Bates’ opinion was likely written in July 2010.

We know it had to have been written before October 3, 2011, because Bates’ opinion of that date cites this one (page 17 footnote 15). It was almost certainly written before May 2, 2011, because that’s when the government “clarified” its upstream production included US person content, which was likely a response to this opinion.

According to Claire Eagan, it was written in 2010; this quotation from Eagan’s opinion cites page 73 of this opinion (though she leaves out one word — “analytic” — from this quotation).

As this Court noted in 2010, the “finding of relevance most crucially depended on the conclusion that bulk collection is necessary for NSA to employ [analytic] tools that are likely to generate useful investigative leads to help identify and track terrorist operatives.”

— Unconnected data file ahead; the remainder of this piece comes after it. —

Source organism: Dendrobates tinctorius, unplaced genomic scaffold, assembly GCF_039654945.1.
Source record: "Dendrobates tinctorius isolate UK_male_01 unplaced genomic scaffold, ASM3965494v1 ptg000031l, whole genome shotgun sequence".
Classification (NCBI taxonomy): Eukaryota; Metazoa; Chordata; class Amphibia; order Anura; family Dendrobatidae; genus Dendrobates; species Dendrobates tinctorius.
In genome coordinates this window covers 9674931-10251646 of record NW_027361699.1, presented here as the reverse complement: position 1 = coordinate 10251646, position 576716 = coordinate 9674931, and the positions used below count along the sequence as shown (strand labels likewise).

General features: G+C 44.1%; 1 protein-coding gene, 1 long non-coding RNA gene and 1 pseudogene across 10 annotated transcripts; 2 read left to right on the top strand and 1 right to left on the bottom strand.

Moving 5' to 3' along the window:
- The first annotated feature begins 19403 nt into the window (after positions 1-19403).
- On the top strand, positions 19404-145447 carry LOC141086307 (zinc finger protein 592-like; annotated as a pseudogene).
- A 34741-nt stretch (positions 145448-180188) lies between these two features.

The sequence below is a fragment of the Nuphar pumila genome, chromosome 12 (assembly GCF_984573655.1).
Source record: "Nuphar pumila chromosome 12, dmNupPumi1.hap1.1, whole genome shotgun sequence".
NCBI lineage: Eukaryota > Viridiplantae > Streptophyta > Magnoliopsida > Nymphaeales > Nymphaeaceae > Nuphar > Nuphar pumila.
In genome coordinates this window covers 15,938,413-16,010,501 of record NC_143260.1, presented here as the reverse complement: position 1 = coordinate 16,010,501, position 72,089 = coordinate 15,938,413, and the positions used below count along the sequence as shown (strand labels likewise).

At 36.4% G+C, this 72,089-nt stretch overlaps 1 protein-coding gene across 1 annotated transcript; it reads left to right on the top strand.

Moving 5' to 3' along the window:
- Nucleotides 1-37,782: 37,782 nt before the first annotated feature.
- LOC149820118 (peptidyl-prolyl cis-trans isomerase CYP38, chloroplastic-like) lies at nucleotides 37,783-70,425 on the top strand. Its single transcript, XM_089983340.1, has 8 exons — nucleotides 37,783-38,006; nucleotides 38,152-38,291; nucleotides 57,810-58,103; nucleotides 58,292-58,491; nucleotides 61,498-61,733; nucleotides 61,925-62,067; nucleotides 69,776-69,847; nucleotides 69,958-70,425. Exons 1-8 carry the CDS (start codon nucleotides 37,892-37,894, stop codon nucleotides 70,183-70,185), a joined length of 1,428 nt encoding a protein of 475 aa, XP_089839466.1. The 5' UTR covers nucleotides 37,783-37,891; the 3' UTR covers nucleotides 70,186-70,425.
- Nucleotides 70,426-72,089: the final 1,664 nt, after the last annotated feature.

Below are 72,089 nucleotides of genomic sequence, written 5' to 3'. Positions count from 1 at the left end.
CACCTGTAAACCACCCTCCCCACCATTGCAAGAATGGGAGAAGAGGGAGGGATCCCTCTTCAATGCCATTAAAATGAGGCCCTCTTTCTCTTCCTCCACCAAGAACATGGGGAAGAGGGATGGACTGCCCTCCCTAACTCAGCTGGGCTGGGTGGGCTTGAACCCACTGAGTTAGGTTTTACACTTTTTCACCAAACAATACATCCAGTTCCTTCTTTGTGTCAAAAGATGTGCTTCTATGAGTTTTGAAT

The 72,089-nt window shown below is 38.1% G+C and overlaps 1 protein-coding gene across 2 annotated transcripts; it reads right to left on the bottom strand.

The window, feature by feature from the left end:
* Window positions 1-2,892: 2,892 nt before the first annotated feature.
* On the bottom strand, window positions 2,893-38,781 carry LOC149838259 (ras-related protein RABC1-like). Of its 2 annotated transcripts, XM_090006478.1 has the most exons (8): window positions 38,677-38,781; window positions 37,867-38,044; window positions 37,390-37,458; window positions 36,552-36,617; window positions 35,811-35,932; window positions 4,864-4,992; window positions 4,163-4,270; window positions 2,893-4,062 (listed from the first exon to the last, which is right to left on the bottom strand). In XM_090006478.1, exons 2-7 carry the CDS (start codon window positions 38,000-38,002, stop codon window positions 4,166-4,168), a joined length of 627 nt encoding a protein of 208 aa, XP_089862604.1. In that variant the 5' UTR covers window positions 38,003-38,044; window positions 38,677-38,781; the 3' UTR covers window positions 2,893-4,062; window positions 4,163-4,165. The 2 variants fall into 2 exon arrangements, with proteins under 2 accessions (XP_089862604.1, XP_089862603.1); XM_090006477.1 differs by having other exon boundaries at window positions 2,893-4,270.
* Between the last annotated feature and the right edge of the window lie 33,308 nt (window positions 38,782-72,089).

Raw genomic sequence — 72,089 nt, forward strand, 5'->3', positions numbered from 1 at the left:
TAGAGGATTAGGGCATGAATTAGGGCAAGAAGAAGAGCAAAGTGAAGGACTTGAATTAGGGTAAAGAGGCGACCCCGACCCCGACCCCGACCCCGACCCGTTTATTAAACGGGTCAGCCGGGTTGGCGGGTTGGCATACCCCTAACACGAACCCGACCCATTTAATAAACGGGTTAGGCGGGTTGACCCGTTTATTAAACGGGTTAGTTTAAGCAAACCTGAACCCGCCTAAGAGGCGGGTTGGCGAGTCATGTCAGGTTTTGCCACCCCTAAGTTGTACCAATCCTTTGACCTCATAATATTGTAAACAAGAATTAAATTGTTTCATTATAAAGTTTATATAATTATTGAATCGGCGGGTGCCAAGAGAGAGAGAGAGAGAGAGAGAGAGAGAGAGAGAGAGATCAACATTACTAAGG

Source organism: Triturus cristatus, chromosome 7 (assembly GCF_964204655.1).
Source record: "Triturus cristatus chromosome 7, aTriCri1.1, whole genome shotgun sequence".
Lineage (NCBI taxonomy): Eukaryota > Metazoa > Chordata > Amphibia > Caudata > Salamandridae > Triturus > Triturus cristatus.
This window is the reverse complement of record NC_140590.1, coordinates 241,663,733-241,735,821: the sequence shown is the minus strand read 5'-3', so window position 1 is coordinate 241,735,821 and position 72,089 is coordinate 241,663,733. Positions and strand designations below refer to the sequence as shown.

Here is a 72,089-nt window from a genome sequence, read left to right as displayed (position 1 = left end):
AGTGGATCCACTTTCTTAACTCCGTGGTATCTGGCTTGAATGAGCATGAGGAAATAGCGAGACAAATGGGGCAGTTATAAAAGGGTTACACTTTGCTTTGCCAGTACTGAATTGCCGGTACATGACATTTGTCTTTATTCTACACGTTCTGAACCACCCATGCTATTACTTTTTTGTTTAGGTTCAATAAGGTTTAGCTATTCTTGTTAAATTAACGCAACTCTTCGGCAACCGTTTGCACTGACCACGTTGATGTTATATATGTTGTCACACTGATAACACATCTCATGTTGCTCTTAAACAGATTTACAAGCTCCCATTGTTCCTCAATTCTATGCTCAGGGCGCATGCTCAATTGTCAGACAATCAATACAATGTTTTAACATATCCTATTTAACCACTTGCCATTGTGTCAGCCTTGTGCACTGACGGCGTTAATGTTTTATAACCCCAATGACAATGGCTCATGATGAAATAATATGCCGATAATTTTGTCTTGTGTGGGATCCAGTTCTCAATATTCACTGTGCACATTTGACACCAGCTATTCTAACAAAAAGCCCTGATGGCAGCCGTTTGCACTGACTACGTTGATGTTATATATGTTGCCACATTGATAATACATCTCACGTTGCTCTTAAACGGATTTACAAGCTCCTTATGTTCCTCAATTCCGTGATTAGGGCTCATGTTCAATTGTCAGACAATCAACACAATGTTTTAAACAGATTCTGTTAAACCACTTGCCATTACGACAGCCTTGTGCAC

It had to have been written after June 21, 2010 and probably dates to between June 21 and July 23, 2010, because page 92 footnote 78 cites Holder v. HLP (which was released on June 21), but uses a “WL” citation; by July 23 the “S. Ct.” citation was available. (h/t to Document Exploitation for this last observation).

So: it had to have been written between June 21, 2010 and October 3, 2011, but was almost certainly written sometime in the July 2010 timeframe.

Marcy Wheeler is an independent journalist writing about national security and civil liberties. She writes as emptywheel at her eponymous blog, publishes at outlets including Vice, Motherboard, the Nation, the Atlantic, Al Jazeera, and appears frequently on television and radio. She is the author of Anatomy of Deceit, a primer on the CIA leak investigation, and liveblogged the Scooter Libby trial.